Here I sit in the Union, watching lunchtime swirl around me. Foccaccias are eaten, chicken tenders consumed, and what appears to be several metric tons of soda pours down the throats of happy college students. And then they throw away food: uneaten, unwanted food. This happens every day in RJ and Letch as well, where people take a serving of everything, have a few bites of each, and throw away the rest.
It's a tragedy to watch. We, in our enlightened times, throw away precious nutrients, calories and flavors into a black trash bag that is quickly filled and replaced by one just like it. I can only assume that it is because the people who do the throwing away have never starved (which is not to say that I have) and have no idea the value of the food that they so unceremoniously dump, either because they are full or don't quite like it.
The deeper tragedy is the research published by the United Nations and independent sources that point to our capacity to feed everybody on Earth. It seems staggering, unbelievable even, that every one of the 6.5 billion people on this tiny blue planet could be fed by our current rate of production. But according to the prevailing research, it's more than possible.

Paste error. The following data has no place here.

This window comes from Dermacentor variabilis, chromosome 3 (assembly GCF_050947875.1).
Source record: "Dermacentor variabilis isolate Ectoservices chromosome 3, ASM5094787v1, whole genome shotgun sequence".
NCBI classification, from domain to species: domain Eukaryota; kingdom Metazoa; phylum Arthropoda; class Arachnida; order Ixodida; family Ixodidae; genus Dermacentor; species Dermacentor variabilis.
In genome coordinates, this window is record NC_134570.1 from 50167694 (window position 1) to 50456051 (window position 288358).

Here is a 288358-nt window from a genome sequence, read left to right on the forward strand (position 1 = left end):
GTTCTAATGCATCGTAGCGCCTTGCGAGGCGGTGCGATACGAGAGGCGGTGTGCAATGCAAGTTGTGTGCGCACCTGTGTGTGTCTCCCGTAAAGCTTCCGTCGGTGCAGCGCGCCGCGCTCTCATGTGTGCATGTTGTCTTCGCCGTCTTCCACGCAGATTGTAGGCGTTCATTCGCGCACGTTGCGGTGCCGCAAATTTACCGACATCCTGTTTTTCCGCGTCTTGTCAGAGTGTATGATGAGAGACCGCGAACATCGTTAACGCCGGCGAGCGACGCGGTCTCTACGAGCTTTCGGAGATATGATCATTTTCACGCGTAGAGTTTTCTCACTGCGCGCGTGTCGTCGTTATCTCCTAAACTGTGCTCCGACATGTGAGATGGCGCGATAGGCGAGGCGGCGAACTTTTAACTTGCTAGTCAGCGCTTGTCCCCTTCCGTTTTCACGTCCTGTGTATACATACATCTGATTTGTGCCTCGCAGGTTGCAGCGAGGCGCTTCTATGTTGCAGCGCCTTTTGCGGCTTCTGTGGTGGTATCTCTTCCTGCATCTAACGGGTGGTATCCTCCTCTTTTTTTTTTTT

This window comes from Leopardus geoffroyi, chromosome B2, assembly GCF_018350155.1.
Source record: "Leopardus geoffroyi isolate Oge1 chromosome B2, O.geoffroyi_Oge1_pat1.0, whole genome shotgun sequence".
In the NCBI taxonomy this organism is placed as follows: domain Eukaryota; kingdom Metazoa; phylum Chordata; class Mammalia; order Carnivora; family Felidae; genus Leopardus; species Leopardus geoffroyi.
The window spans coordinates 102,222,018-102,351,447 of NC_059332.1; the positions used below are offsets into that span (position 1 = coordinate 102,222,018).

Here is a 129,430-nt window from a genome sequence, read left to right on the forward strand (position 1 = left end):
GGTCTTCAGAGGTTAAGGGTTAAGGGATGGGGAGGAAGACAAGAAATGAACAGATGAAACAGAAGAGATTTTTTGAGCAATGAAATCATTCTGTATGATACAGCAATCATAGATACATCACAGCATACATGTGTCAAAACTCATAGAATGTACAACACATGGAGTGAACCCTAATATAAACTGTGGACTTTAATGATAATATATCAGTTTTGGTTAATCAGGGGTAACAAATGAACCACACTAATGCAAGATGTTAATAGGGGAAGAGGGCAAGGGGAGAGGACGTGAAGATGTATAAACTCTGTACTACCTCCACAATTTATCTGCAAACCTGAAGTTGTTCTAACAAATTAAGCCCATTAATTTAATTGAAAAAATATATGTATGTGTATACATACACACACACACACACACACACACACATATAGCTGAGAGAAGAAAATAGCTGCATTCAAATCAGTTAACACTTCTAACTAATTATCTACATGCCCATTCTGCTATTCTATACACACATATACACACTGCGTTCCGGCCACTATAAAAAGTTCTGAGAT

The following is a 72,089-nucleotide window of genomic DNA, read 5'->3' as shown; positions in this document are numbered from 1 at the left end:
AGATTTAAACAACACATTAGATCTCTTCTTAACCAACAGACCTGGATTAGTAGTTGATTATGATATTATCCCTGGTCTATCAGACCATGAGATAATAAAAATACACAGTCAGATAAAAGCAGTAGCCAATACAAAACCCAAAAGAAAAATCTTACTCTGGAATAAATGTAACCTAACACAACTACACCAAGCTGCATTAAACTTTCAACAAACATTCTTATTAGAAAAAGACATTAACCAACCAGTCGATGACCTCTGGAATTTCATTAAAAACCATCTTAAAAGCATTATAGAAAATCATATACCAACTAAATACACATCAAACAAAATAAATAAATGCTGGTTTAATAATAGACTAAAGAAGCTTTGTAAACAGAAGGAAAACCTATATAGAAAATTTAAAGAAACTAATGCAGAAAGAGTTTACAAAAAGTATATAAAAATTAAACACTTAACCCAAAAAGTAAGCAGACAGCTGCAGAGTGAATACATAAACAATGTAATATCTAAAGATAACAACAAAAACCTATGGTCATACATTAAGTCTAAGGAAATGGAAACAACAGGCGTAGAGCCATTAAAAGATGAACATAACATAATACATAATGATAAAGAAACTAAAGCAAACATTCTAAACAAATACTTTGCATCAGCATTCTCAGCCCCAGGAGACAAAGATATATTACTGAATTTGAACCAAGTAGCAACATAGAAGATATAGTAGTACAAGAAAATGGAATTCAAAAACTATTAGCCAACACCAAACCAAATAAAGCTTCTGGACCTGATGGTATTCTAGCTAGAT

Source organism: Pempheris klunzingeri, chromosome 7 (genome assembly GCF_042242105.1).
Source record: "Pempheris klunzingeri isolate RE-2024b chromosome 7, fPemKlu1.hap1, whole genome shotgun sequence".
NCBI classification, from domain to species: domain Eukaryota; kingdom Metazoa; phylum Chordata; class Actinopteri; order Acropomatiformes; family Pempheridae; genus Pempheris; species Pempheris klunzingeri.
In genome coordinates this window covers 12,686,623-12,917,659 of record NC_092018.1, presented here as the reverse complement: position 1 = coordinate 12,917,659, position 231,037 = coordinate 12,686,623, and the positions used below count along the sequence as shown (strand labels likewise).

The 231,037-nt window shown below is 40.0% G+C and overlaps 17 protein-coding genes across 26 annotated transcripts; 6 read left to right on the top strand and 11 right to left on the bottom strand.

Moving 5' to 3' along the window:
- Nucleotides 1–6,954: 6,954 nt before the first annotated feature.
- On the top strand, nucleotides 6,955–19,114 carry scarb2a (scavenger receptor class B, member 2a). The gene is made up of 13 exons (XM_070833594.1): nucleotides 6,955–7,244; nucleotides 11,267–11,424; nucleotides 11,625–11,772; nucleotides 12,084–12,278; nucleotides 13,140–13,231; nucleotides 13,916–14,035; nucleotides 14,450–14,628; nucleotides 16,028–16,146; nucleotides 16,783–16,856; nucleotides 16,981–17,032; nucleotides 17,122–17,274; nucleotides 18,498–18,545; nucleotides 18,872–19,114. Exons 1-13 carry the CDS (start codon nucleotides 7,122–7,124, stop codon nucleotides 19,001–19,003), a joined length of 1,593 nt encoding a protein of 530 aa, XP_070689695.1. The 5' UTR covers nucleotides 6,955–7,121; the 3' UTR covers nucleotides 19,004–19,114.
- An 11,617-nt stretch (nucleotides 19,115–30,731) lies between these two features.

However, since this isn't happening, there must be another way to negate the effects of starvation. My proposition is simple: take less to eat, and eat what you take. For example, say that it's my usual wont to take three apples at dinner, and for some reason I only eat about a third of each. Obviously, I'd get the same nourishment from one apple, so I should only take one. Hypothetically, if everybody does this, economics says that with less demand and greater supply (read as "people eating less"), prices will fall, at least allowing the people who may be too poor to buy food now to conceivably purchase the nourishment they need.
Obviously, it would take dedication on a grand scale for this to happen. It is my belief, however, that if a dedication is made to this measure, perhaps other measures will follow as well. I have recently attempted to reduce the amount of food I eat, which has in turn made me consider the people who get far less than I do, and as consequence I've been looking into charitable organizations that aid the poor and starving.
In short, I urge you, the students of Geneseo, to consider how you can aid the less fortunate among us to obtain what is one of the fundamental requirements for life.
Aaron Davis is a freshman English major who thinks America, by and large, could stand to lose a few pounds anyway.